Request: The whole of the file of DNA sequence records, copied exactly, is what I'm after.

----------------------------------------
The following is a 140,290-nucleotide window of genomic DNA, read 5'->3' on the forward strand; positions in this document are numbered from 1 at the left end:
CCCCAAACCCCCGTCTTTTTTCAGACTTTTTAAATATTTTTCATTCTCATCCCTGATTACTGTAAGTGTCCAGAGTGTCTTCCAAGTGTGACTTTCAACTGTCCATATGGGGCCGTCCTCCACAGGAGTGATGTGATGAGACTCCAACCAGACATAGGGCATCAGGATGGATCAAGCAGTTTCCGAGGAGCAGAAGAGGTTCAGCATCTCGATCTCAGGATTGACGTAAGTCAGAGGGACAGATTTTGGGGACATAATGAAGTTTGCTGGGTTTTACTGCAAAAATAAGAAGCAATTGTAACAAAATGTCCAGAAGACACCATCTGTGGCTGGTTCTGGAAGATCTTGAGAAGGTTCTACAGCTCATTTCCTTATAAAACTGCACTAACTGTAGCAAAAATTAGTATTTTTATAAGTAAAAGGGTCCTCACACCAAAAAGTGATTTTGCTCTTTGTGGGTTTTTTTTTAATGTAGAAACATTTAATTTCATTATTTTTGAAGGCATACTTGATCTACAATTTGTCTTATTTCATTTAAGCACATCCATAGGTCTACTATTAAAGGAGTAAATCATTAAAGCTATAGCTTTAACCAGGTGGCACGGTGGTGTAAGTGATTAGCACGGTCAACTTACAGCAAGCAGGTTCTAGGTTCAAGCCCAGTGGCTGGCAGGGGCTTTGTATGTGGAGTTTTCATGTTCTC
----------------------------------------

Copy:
The following is a 140,290-nucleotide window of genomic DNA, read 5'->3' on the forward strand; positions in this document are numbered from 1 at the left end:
CCCCAAACCCCCGTCTTTTTTCAGACTTTTTAAATATTTTTCATTCTCATCCCTGATTACTGTAAGTGTCCAGAGTGTCTTCCAAGTGTGACTTTCAACTGTCCATATGGGGCCGTCCTCCACAGGAGTGATGTGATGAGACTCCAACCAGACATAGGGCATCAGGATGGATCAAGCAGTTTCCGAGGAGCAGAAGAGGTTCAGCATCTCGATCTCAGGATTGACGTAAGTCAGAGGGACAGATTTTGGGGACATAATGAAGTTTGCTGGGTTTTACTGCAAAAATAAGAAGCAATTGTAACAAAATGTCCAGAAGACACCATCTGTGGCTGGTTCTGGAAGATCTTGAGAAGGTTCTACAGCTCATTTCCTTATAAAACTGCACTAACTGTAGCAAAAATTAGTATTTTTATAAGTAAAAGGGTCCTCACACCAAAAAGTGATTTTGCTCTTTGTGGGTTTTTTTTTAATGTAGAAACATTTAATTTCATTATTTTTGAAGGCATACTTGATCTACAATTTGTCTTATTTCATTTAAGCACATCCATAGGTCTACTATTAAAGGAGTAAATCATTAAAGCTATAGCTTTAACCAGGTGGCACGGTGGTGTAAGTGATTAGCACGGTCAACTTACAGCAAGCAGGTTCTAGGTTCAAGCCCAGTGGCTGGCAGGGGCTTTGTATGTGGAGTTTTCATGTTCTC